It may still be five years away from launch, and over a decade before our Jupiter Icy Moons Explorer reaches the gas giant and its icy moons, but preparations are well under way. This new artist’s impression depicts the final spacecraft design, the construction of which is being overseen by Airbus Defence and Space.
The spacecraft’s solar wings form a distinctive cross-shape totalling 97 sq m, the largest ever flown on an interplanetary mission. The size is essential to generate sufficient power – around 850 W – for the instruments and spacecraft so far from the Sun.
The spacecraft is furnished with a laboratory of instruments that will investigate Jupiter’s turbulent atmosphere and vast magnetosphere, as well as study the planet-sized moons Ganymede, Europa and Callisto. All three moons are thought to have oceans of liquid water beneath their icy crusts and should provide key clues on the potential for such moons to harbour habitable environments.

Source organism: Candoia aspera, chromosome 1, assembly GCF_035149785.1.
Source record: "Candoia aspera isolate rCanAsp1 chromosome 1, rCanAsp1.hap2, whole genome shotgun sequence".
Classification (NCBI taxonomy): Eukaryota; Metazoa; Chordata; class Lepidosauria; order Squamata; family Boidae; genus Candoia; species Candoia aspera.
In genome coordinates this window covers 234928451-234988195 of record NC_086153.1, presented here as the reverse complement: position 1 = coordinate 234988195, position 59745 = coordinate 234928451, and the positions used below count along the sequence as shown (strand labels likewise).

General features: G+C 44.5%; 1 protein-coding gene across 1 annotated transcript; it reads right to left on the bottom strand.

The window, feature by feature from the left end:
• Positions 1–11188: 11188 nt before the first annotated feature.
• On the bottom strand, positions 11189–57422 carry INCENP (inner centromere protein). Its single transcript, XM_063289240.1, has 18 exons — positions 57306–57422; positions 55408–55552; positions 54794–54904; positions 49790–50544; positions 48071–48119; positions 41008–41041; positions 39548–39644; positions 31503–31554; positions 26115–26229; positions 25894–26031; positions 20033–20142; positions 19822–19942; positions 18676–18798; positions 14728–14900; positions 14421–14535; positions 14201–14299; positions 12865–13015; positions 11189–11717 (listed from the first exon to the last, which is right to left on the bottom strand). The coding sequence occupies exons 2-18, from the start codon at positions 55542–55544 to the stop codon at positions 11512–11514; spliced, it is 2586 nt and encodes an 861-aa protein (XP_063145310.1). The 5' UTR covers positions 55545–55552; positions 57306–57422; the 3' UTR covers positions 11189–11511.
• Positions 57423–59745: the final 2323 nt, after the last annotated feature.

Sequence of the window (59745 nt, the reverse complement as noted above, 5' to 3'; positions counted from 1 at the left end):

Juice’s cameras will capture exquisite details of the moon’s features, as well as identify the ices and minerals on their surfaces. Other instruments will sound the subsurface and interior of the moons to better understand the location and nature of their buried oceans. The tenuous atmosphere around the moons will also be explored.
The spacecraft will also include booms such as a 10 m-long magnetometer mast (seen towards the bottom of Juice in the artist impression), a 16 m radar antenna (the long boom across the top), and antennas to measure electric and magnetic fields.
Ganymede is the only moon in the Solar System to generate its own internal magnetic field, and Juice is well equipped to document its behaviour and explore its interaction with Jupiter’s own magnetosphere.
Juice is scheduled for launch in 2022 on a seven-year journey to the Jovian system. Its tour will include a dedicated orbit phase of Jupiter, targeted flybys of Europa, Ganymede and Callisto, and finally nine months orbiting Ganymede – the first time any moon beyond our own has been orbited by a spacecraft.
In the artist’s impression, which is not to scale, Ganymede is shown in the foreground, Callisto to the far right, and Europa centre-right. Volcanically active moon Io is also shown, at left. The moons were imaged by NASA’s Galileo spacecraft; Jupiter is seen here with a vivid aurora, captured by the NASA/ESA Hubble Space Telescope.
Provided by: European Space Agency